A bee’s brain may be about the size of a sesame seed, but neuroscientists are increasingly turning to these microcosmic consciousnesses in their attempt to understand how the human brain operates.
Now, a brand new bee research facility for neuroscientists in Queensland, Australia has been opened with the intention of increasing our understanding of Alzheimer’s and Parkinson’s according to a report in The Age.
The $2.5 million All Weather Bee Flight Facility (AWBFF) is specially designed to help scientists to study how bee’s brains function and develop. Housed at a dedicated neuroscience research center (the Queensland Brain Institute), it is claimed that the AWBFF is the world’s largest indoor, climate-controlled insect flight-testing facility.
But why are neuroscientists so interested in bee’s brains? More on that (and other bee-brained projects) after the bump.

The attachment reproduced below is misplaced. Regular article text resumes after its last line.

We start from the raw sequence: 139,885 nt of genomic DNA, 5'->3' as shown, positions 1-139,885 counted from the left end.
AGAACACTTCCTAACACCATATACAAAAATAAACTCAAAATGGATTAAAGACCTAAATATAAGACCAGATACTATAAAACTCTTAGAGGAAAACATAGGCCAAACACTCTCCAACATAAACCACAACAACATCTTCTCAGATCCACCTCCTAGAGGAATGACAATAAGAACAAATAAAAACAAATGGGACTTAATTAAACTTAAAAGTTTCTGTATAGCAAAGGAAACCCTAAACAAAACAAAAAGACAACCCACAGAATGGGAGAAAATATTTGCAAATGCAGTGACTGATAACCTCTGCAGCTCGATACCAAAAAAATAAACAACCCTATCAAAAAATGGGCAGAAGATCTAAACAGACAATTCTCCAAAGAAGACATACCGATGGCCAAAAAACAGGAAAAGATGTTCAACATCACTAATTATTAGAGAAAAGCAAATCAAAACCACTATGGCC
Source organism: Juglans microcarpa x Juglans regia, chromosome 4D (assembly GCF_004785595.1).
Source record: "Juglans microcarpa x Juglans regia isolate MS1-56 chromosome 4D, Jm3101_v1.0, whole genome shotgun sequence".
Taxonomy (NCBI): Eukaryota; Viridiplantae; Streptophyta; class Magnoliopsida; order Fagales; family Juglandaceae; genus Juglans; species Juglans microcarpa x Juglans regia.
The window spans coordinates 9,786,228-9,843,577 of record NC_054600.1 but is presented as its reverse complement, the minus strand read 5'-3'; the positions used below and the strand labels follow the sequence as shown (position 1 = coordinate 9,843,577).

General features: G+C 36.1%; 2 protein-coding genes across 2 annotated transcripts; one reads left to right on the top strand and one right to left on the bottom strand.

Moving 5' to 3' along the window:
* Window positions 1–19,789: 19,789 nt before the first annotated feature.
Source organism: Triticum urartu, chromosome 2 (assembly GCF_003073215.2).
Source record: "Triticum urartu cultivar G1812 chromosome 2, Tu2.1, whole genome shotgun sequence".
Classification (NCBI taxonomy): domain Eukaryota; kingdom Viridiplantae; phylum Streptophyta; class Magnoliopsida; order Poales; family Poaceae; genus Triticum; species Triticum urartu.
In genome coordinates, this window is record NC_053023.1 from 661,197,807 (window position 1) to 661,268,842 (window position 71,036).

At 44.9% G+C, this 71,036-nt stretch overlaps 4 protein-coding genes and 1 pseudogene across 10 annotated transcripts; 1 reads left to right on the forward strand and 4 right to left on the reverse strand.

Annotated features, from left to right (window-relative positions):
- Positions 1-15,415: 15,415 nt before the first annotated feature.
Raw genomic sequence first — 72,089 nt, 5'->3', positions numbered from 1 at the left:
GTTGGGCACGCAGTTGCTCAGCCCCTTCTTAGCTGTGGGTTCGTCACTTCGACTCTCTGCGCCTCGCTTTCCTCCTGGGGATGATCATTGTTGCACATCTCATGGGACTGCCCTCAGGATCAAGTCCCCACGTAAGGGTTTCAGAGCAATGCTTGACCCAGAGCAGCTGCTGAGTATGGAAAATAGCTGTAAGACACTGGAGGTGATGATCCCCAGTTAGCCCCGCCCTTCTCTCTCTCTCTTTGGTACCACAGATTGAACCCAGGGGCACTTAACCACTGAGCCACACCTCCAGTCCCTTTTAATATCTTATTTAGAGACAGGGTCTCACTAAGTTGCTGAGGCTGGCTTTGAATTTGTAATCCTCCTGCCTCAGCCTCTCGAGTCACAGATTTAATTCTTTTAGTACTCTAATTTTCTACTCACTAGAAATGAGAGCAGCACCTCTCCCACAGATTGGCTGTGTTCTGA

Thought you could escape Election ’08 by hiding away in a log cabin with your Xbox 360? Sorry, but you’ll have to do better than that according to this report from Gizmodo.
REDMOND, Wash. — Aug. 21, 2008 — A leading gaming and entertainment platform just became a leading platform for change. Microsoft Corp. and Rock the Vote today announced a groundbreaking partnership that will allow Xbox 360 owners to register to vote, participate in presidential polls and voice their opinions to the presidential candidates. It will all happen through Xbox LIVE starting Monday, Aug. 25, the first day of the Democratic National Convention.
“Xbox is a natural partner to help us reach out to youth voters,” said Heather Smith, executive director, Rock the Vote. “To realize our goal of registering 2 million young Americans by this fall, we need to go where young Americans are, and there’s no doubt in our minds that many are on Xbox 360 and Xbox LIVE.” (more…)
Say hello to Proteopedia –a new online encyclopedia aimed at the scientific community that offers interactive, 3D models of different aspects of biomacromolecules. Biomacromolecules refer to proteins, lipids, nucleotides, and carbohydrates. We can think of them as large complex molecules and –because of their size and complexity– the arrival of an interactive 3D resource is sure to be of interest to scientists and students worldwide. Check out an introductory video here.